Police department apologizes for counting some officers as 'Y' for 'yellow' in internal system

A Nassau County Police Department spokesperson said the department is changing its notations in a new IT system.
by Chris Fuchs /  / Updated 

A police department in New York state has come under fire from a civil rights organization for using the letter “Y” — for the color yellow — to denote officers of Asian descent.

A screenshot of one document obtained by the New York Civil Liberties Union through a Freedom of Information Law request shows that the Nassau County Police Department on Long Island used single letters as categories to tally the races of its sworn personnel.

A Nassau County Police officer sits in front of a crime scene
A Nassau County Police officer sits in front of a crime scene in Farmingdale, New York, October 29, 2014.Andrew Theodorakis / Getty Images

The department confirmed to NBC News that “B” signified black; “H,” Hispanic; “W,” white; and “Y,” yellow. “I,” for Indian, was also used in reference to Native Americans, the department said.

“These derogatory denotations don’t only represent slurs against members of the department, they also raise questions about the way the police department thinks about Asian-Americans and the communities they are sworn to protect,” Michael Sisitzky, NYCLU’s lead policy counsel, said in an emailed statement.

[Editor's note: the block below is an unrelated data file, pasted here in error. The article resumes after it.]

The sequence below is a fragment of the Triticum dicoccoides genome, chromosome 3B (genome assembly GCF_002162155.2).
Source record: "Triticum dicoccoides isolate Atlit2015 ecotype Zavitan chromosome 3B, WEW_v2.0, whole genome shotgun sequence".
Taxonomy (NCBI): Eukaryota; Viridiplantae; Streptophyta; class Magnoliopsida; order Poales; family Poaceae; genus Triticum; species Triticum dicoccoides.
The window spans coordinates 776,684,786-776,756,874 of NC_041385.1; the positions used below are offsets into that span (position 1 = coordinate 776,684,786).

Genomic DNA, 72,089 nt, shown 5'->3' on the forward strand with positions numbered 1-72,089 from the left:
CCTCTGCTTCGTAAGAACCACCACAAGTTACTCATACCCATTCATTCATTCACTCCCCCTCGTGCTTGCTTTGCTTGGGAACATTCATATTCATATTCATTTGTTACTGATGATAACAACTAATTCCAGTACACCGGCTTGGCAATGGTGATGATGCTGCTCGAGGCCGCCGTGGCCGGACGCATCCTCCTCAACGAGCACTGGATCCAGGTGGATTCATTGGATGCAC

Det. Lt. Richard LeBrun, commanding officer of the Nassau County Police Department public information office, said in an emailed statement that they are immediately changing the use of those notations.

“In this particular situation, this computer program was developed over a quarter century ago and in no way has the use of these letters reflected any bias toward our Asian American or Native American residents,” LeBrun wrote in part.

“Asian Americans and Native Americans will be properly identified in the revisions to this IT system,” he added.

The personnel spreadsheet was part of a trove of more than 15,000 pages of materials the NYCLU received in response to Freedom of Information Law requests, in an effort to understand how police departments throughout New York state police themselves.

The records covered department policies on the use of force and stops, racial and gender diversity in their ranks, and training materials, according to the NYCLU.

Findings from those documents appear in a report entitled “Behind The Badge,” which the NYCLU made public on Wednesday.

LeBrun said the Nassau County Police Department will review the report and the recommendations for further action.

Nassau County, whose population, according to census estimates, is close to 1.4 million, is around 25 miles east of Manhattan.

Doug Lee, a Chinese-American community activist who has lived on Long Island for almost 30 years, said he found it funny that the Nassau County Police Department couldn’t find a more articulate way to classify its own personnel.

But, he added, “I do not see any ill intent here, just a lapse of literacy.”

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